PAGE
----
Boaz Vaadia


Title: Ammi’el and Amaryahu 
Artist: Boaz Vaadia (b. Israel, 1951 – d. 2017, United States)
Medium: Bronze, bluestone, and boulder
Edition: 3/5 from an edition of 5 + 1 AP
Year: 1999
Dimensions: (H x W x D): 177.8 x 254 x 182.9 cm (70 x 100 x 72 inches)




July 10, 2023: The Vancouver Biennale announces a new public art installation at Arthur Erickson Place in partnership with Colliers and Downtown Van.

For the third time in recent weeks, The Vancouver Biennale and Downtown Van have partnered with a major commercial real estate firm to bring great art to Vancouver’s downtown shopping and business district. Now on view to millions of residents and tourists passing by Arthur Erickson Place annually, Ammi’el and Amaryahu by internationally acclaimed artist Boaz Vaadia, gives people a reason to stop, enjoy the iconic modernist architecture of the building, take a selfie with the bronze figures, and think about what the artist is trying to convey about the relationship between humans and nature.

“It’s very gratifying to be working with partners who appreciate the importance of public art. We can’t underestimate the value, both personal and economic, to Instagram-worthy destinations. Public art has proven time and again to be great for business and great for improving the overall liveability of a city,” says Miriam Blume, Vancouver Biennale Director. “The business sector has become an integral patron of public art and we welcome their partnership and support.”

Israeli born artist Boaz Vaadia gained worldwide acclaim for his humanoid sculptures composed of layered stacks of stone. In 1975, after graduating from Tel Aviv’s Avni Institute of Art and Design, where he also taught from 1972 to 1974, Vaadia moved to New York to continue his studies at Pratt Institute.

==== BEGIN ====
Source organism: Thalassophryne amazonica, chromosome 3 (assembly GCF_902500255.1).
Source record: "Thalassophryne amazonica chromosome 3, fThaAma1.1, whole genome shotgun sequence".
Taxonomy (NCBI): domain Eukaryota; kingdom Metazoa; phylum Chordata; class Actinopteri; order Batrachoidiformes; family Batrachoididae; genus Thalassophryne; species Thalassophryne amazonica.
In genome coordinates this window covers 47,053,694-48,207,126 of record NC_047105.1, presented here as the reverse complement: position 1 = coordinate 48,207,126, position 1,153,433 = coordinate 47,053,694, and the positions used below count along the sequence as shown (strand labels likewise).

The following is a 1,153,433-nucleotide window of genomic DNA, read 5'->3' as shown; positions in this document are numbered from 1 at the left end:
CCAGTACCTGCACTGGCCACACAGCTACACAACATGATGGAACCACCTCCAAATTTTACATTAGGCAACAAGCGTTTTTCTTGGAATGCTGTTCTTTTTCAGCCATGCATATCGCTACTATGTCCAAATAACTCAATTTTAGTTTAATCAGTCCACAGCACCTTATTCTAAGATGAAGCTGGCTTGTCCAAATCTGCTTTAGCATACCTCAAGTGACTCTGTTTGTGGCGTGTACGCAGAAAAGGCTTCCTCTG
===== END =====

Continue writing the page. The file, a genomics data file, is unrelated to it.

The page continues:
To create many of his works, Vaadia trawled New York streets for materials, using slate, shingles, bluestone, and boulders from construction sites for his sculptures. He has said that the city’s energy and architecture, as well as the fundamental elements found in nature, inspired his practice: “I work with nature as an equal partner…That’s still the strongest thing I deal with today, that primal connection of man to earth. It’s in the materials I use, the environments I make and the way I work.”

Vaadia has exhibited internationally, with public installations at the Grounds for Sculpture in Hamilton, NJ, Pratt Institute in Brooklyn, Independence Park in Tel Aviv, and others. His work is included in the collections of the Metropolitan Museum of Art, the San Francisco Museum of Modern Art, and the Tokyo Metropolitan Teien Museum, among numerous other collections both private and public. Ammi’el and Amaryahu made its first appearance in the Vancouver International Sculpture Project exhibition in 2000.



This sculpture was generously donated to the Vancouver International Open Spaces Sculpture Biennale by Patricia and Kevin Huscroft.